Funcom’s new MMO, The Secret World, is being released in June and pre-orders for the game became available this week (including the option to buy a lifetime subscription for an extra £160 over the cost of the game itself). I’ve been keeping half an eye on this game for a couple of reasons – partly because of the leveless/classless level progression and partly because of the real-world setting but mostly because of the heavily Lovecraftian and mythology influenced setting and themes.
Then I watched a video (embedded after the link) from Funcom’s 2012 GDC presentation and I’m sorry to say that my interest declined dramatically. Why? Because of something they appear to have messed up that, in retrospect, SWTOR did very well.
First you should watch the video. If you’re only interested in seeing the bit that’s relevant to what I’m talking about, skip forward to the gameplay preview that starts at about the 15 minute point. (Note that the gameplay has subtitles if you can’t listen to the sound).
What you see is the player character talking to a questgiver or, to be more precise, a questgiver talking to the playercharacter. In fact, calling her a questgiver is possibly a misnomer because, as they take great pains to point out, she doesn’t actually give you a quest but tells you to stay away. Not that it really matters because what I didn’t see was a “Leave area / Explore anyway” accept/reject mechanism – so talking to the NPC will give you a quest to complete regardless.
But what really, really irks me is the questgivers dialogue. For a start, I don’t think it’s particularly well written and it could have done with some polish but that aside, the major problem is that it goes on. And on. And on and on and on. In fact, the entire piece of dialogue lasts for two whole minutes.
In my days as a script reader/editor, if I’d been given a script that had what amounted to four pages¹ of one character talking, there would have been some very concise and pointed notes given. It’s a cardinal sin of screenwriting. Sure, you can have dialogue heavy scripts – take Kevin Smith’s Clerks script for instance. By necessity of making a (very) low budget film, he had to make a character and situation driven piece that didn’t have a lot of action. If you look at page 10 there’s a couple of pages of dialogue that’s mostly one person (The Activist) talking. Importantly, however, he is not the only person talking and there are brief exchanges with other characters. Also, the dialogue itself is well written (YMMV) and provocative, driving the scene forward. Page 13 contains dialogue from only one character, Veronica, but each line is interspersed with very specific actions.
The Secret World doesn’t do this though. The scene in that video is one character talking and nothing else happening. We don’t even see the players thong-wearing character reacting to what they’re being told. They just stand around looking slightly redundant and unphased by the tale of horrific deaths or references to government procedures that you might want to learn more about. It’s just a slightly crazy CDC operative talking solidly, by herself, for two minutes.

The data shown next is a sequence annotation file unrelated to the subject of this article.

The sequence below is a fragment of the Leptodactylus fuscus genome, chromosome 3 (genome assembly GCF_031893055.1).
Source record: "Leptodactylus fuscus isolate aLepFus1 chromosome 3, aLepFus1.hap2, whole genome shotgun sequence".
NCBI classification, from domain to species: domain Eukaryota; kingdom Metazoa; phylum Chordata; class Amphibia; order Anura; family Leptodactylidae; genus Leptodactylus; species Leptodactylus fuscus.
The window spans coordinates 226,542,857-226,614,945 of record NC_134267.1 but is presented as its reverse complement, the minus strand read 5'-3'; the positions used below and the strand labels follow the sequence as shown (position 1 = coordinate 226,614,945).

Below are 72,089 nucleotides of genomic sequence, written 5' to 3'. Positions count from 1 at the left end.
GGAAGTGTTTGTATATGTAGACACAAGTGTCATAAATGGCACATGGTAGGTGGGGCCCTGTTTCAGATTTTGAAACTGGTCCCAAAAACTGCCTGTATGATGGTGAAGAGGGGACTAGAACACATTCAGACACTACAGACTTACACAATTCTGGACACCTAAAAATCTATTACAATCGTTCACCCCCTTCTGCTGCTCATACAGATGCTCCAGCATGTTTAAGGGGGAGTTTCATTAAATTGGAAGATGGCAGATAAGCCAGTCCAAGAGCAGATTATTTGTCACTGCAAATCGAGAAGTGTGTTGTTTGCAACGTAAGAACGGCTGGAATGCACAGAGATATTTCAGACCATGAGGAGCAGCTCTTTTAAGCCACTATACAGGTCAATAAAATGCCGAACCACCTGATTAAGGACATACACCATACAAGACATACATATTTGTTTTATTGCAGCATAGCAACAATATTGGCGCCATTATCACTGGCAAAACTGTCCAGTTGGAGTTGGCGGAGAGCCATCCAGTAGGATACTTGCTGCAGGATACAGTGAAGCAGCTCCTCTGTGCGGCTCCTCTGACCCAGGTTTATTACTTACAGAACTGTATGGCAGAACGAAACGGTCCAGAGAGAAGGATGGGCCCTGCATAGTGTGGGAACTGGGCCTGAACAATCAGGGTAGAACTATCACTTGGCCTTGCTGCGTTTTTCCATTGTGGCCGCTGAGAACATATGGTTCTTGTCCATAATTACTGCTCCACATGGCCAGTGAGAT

One of the main features of SWTOR is the fully voiced quest givers and the dialogue wheel (something which, as I’ve said before, really comes into its own in group dialogue situations). This introduces a second character into dialogue heavy scenes and necessitates a break after every three or so sentences. Quest scenes may well last two minutes but the substantial difference between SWTOR and The Secret World is that it’s not two minutes of one character speaking.
Now I’d understand if Funcom didn’t want the player character to be voice-overed but that still shouldn’t be an issue, as evidenced by another Bioware game, Dragon Age: Origins. Having dialogue response options available will break up the NPC soliloquy and also make the scene more natural. The options could have been as simple as “Who are you?” “What’s Phase Seven?” “What happened to the rest of your team?” as well as a simple “Well, thanks for the warning, I’ll stay well away” in order to refuse the quest.
I probably shouldn’t dwell on the fact that, after her initial “Don’t come any closer! You might be infected and by the way, I’m wearing a hazmat suit!”, the NPC doesn’t even come aross as bemused at why a person wearing a crop top and low slung jeans is hanging around a Filth ridden area. I wonder if there’s even an option to wear a Hazmat suit?
We won’t know how representative this quest is of interactive scenes in the game until it’s played, of course, but as this is the NPC that Funcom chose to show in their presentation then it must surely be one that they’re proud of.
So there we are: my strong feelings regarding the games storytelling has lowered my interest in playing this game. I am still interested but I think I’ll definitely wait until three months after release to get a better idea of how it’s all panning out. Anyone else have any thoughts?
¹ As a rule of thumb, one page of properly formatted screenplay is equivalent to one minute of screentime. However, a page of action and no dialogue is roughly equivalent to 2 minute of screen time and, conversely, a page of nothing but dialogue is about 30 seconds worth of film. It’s obviously not a direct one-to-one conversion but it’s a useful guide.